Bishop's University hopes to limit outbreaks with COVID-19 tests for students living on campus

Bishop's University has hired a private U.S. firm to perform voluntary COVID-19 tests for students living in residence. If all goes well, the voluntary tests could be offered to the school's sports teams as well.

University dealt with COVID-19 outbreak last fall

The pool testing at COVID-19 for students living on Bishop's University campus is voluntary. (Radio-Canada)

In an effort to limit outbreaks on campus, Bishop's University has hired a private firm to perform COVID-19 tests for students living in residence.

The tests are voluntary. Students provide saliva samples, which are pooled and sent to a laboratory in the United States.

If the coronavirus is detected in one of the pool samples, the test results won't identify the student who tested positive. Instead, everyone in that group will be encouraged to get a nasal swab test.

Last fall, Bishop's University had to suspend the majority of on-campus activities after at least 15 people tested positive for COVID-19 on campus. 

"So far, the students are very willing to do it. It's not a painful test or anything, and it's quite easily done," said Stine Linden-Andersen, who is the dean of student affairs at Bishop's, and the chair of the university's COVID-19 taskforce. 

"I think some of the strategies we've taken, including this pool saliva testing, is going to help everyone more comfortable getting back."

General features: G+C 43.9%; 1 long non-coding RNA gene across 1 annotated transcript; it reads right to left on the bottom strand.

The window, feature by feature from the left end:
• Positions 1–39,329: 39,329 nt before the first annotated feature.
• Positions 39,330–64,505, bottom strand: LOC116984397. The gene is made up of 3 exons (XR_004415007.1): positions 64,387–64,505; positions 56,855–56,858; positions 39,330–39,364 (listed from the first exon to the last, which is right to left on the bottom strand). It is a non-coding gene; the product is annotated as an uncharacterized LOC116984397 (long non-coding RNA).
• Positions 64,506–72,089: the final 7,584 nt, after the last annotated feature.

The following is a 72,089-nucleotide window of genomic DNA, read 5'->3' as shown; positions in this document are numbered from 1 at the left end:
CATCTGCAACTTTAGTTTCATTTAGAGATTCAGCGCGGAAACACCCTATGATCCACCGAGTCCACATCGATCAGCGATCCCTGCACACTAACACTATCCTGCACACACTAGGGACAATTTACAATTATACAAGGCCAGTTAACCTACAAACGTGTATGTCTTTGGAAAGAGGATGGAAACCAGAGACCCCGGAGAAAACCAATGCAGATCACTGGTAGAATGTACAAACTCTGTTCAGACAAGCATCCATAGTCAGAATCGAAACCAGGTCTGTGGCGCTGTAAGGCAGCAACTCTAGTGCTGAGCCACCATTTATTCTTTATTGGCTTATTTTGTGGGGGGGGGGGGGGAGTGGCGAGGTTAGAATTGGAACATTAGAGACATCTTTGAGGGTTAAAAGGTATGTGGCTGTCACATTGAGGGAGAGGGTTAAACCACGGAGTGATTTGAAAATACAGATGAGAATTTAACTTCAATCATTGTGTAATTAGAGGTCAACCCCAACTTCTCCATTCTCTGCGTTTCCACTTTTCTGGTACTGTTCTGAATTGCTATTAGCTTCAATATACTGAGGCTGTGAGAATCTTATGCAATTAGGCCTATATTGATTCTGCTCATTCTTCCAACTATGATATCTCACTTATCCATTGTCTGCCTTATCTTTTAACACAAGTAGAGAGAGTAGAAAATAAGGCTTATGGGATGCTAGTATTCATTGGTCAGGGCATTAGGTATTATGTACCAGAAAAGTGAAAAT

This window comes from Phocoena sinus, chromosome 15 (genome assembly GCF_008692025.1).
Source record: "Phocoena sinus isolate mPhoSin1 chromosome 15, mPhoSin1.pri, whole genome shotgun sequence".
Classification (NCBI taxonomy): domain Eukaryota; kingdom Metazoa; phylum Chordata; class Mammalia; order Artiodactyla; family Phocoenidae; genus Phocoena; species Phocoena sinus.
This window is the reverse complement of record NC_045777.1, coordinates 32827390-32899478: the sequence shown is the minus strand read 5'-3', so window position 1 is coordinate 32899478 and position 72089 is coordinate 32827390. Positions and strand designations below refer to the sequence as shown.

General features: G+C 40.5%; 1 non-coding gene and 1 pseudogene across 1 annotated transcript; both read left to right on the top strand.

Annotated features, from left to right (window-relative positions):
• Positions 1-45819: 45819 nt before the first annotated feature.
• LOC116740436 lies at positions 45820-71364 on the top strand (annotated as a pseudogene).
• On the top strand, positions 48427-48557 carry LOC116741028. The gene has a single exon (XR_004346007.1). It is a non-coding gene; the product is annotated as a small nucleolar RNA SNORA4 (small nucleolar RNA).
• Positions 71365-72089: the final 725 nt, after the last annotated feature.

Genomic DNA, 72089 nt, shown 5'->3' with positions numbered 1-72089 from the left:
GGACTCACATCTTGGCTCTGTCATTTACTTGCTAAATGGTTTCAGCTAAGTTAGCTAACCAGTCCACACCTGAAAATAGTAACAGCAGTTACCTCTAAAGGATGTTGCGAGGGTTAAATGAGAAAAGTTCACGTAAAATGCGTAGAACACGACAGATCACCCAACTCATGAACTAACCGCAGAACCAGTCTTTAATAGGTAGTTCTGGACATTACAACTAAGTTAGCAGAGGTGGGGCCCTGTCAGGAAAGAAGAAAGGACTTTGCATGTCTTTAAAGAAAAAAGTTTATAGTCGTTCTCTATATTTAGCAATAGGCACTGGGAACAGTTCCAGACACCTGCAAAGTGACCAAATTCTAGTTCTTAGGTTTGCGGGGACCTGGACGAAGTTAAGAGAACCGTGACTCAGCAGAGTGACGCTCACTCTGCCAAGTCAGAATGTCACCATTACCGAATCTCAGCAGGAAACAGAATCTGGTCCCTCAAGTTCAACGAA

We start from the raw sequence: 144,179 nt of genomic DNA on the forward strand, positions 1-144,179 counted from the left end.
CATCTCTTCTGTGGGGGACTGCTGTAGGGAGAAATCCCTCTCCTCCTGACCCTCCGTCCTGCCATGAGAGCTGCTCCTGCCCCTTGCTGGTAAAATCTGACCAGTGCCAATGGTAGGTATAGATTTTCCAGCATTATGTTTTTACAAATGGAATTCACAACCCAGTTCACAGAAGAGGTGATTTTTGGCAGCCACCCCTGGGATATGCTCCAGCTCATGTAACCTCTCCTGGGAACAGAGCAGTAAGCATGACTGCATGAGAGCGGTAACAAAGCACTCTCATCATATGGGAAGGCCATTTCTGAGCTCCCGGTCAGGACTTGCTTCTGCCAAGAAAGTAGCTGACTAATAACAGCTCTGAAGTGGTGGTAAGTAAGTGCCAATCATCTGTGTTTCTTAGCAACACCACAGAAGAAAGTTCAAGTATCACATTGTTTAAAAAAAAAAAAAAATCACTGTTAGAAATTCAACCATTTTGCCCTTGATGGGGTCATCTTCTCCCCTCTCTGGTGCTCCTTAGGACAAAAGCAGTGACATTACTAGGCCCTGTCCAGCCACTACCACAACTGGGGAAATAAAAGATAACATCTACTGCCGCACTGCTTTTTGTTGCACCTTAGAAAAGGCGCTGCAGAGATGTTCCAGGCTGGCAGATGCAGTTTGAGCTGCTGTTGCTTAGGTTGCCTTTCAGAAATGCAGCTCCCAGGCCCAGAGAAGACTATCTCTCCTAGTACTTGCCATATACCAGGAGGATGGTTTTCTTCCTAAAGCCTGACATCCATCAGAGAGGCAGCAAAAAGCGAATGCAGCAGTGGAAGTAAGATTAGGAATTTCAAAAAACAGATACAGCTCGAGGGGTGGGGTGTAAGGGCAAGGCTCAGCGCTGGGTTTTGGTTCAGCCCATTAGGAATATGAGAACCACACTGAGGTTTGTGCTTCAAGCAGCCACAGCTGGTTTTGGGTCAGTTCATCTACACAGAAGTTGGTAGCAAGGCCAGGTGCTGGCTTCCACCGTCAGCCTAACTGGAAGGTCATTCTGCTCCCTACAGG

Bishop's University in Sherbrooke, Que., decided to suspend the majority of on-campus activities last fall due to a COVID-19 outbreak. (Bertrand Galipeau/Radio-Canada)

For most students, the winter semester began Monday, with the school offering online classes, except for some classes which offer a mix of virtual and in-person learning.

Students who want to be tested are encouraged to stop by the campus dining hall, part of which has been turned into a temporary testing clinic.

"We asked them to take a sip of water. They'll gargle for a minute, then they swallow the water," said Kendra Brock, the university's manager of health services. 

"They have to wait five minutes at least, and then they have to put at least five millilitres of saliva [in the container]."

The university is hoping to expand the voluntary testing throughout the campus, including sports teams. Starting with students in residence was the right call, according to the university's communications director. 

"It's a strategic clientele," said Olivier Bouffard. "They live here, they eat here."

With files from Spencer Van Dyk and Radio-Canada's Brigitte Marcoux